Coal Tattoo

What are the year’s biggest coal stories?


Steam and smoke is seen over the coal burning power plant in Gelsenkirchen, Germany, on Wednesday, Dec. 16, 2009. Coal power plants are among the biggest producer of CO2, that is believed to be responsible for climate change. Delegates from 193 nations at a U.N. climate talks conference in Copenhagen are deadlocked in talks on a deal to curb global warming. (AP Photo/Martin Meissner)

It’s been an interesting year — to say the least — here in the Appalachian coalfields.

So what do Coal Tattoo readers think are the biggest coal-related stories of 2009? Please join in with your comments, and provide links to articles that illustrate your point. To get things started, here are some ideas, offered in no particular order — and without defining what is meant by the “biggest” story … I’ll leave that to you to decide. Here we go:


The U.S. House and a Senate committee moved forward with strong legislation to try to deal with global warming. Despite the United Mine Workers union’s statement that the House bill would ensure the future of coal, many industry officials continue to oppose congressional action. Some factions in the coal industry, led by Massey’s Don Blankenship, try to convince coalfield residents there’s no such thing as global warming and sponsor rallies against any action on the issue.


The Obama administration announced plans for a crackdown on mountaintop removal, saying various agencies would be taking unprecedented steps to reduce the impacts of this form of mining.


A variety of factors — the economic downturn, declining reserves, and concerns about global warming — are major setbacks for the coal industry, especially in Central Appalachia.  More and more, analysts are talking about the region soon reaching “Peak Coal” and then seeing production and jobs steadily decline. No new coal-fired power plants were started in 2009.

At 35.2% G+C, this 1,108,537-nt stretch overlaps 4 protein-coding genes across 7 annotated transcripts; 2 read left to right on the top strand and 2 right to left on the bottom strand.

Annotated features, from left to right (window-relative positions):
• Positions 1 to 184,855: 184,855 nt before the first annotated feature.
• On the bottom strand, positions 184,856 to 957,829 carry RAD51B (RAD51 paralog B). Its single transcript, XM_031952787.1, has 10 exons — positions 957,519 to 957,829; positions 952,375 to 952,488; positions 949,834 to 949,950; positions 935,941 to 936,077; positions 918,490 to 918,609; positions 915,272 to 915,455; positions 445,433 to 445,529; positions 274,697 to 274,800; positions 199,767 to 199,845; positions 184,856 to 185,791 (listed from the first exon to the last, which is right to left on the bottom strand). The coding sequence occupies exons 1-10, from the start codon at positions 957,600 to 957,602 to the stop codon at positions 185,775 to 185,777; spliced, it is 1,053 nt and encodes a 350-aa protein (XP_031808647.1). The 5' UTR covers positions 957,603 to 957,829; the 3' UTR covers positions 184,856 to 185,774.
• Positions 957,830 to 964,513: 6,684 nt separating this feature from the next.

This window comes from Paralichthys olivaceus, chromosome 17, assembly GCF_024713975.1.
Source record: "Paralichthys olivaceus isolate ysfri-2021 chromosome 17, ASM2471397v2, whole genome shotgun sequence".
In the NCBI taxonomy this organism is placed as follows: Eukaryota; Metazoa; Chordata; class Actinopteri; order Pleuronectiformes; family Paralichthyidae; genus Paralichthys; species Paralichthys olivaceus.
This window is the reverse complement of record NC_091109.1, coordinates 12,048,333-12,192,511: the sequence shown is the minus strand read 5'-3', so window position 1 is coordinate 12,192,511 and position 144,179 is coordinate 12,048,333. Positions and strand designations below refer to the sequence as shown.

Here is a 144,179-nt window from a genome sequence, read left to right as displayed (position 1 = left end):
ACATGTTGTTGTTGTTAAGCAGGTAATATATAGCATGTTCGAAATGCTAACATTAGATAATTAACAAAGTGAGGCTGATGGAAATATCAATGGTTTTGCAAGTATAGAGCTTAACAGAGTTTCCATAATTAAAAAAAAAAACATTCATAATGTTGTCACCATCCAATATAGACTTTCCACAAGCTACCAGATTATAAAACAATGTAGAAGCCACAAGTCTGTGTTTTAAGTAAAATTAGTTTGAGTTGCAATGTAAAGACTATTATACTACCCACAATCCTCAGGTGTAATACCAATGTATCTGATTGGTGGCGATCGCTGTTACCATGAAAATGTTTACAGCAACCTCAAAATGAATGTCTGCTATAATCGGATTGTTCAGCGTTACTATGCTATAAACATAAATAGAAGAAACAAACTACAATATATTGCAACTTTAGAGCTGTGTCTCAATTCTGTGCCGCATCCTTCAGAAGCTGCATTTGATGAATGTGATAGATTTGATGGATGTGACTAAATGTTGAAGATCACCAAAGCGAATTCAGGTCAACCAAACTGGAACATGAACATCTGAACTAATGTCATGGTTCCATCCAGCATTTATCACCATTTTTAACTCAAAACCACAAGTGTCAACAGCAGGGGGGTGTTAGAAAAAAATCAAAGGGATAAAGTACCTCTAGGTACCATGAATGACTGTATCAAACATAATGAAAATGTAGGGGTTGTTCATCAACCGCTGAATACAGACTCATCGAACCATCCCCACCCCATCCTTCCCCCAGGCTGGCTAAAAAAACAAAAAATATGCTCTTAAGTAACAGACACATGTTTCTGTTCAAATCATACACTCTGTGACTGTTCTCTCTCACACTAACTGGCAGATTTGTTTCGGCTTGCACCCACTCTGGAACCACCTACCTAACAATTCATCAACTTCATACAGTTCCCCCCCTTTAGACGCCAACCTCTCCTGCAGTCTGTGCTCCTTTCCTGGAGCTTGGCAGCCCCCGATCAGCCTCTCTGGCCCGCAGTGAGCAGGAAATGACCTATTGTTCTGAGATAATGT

Coalfield residents and activists from around the country carried out a series of peaceful civil disobedience protests  aimed at shutting down mountaintop removal operations and pressuring government agencies to ban mountaintop removal.


Coal miners, their families and supporters fought back, mounting counter-protests and, according to the latest dispatch by the AP’s Vicki Smith, creating fears that violence would erupt as the mountaintop removal issue continues to heat up.


Sen. Robert C. Byrd, D-W.Va., issues a harsh criticism of the industry’s tactics, warning that the coal industry must “embrace the future,” but also chiding environmentalists who argue that coal-fired power can be eliminated altogether.


American Electric Power launched the largest-ever demonstration project of Carbon Capture and Storage technology, while AEP President Mike Morris and some coal industry leaders support action on climate change, as long as it includes strong provisions to encourage CCS.


President Obama’s choice to protect the health and safety of the nation’s miners was Joe Main, longtime safety director  of the United Mine Workers union. Main takes office and quickly announces a plan to “End black lung,” but then appears to back off a proposal to cut the legal limit of dust that causes the deadly disease.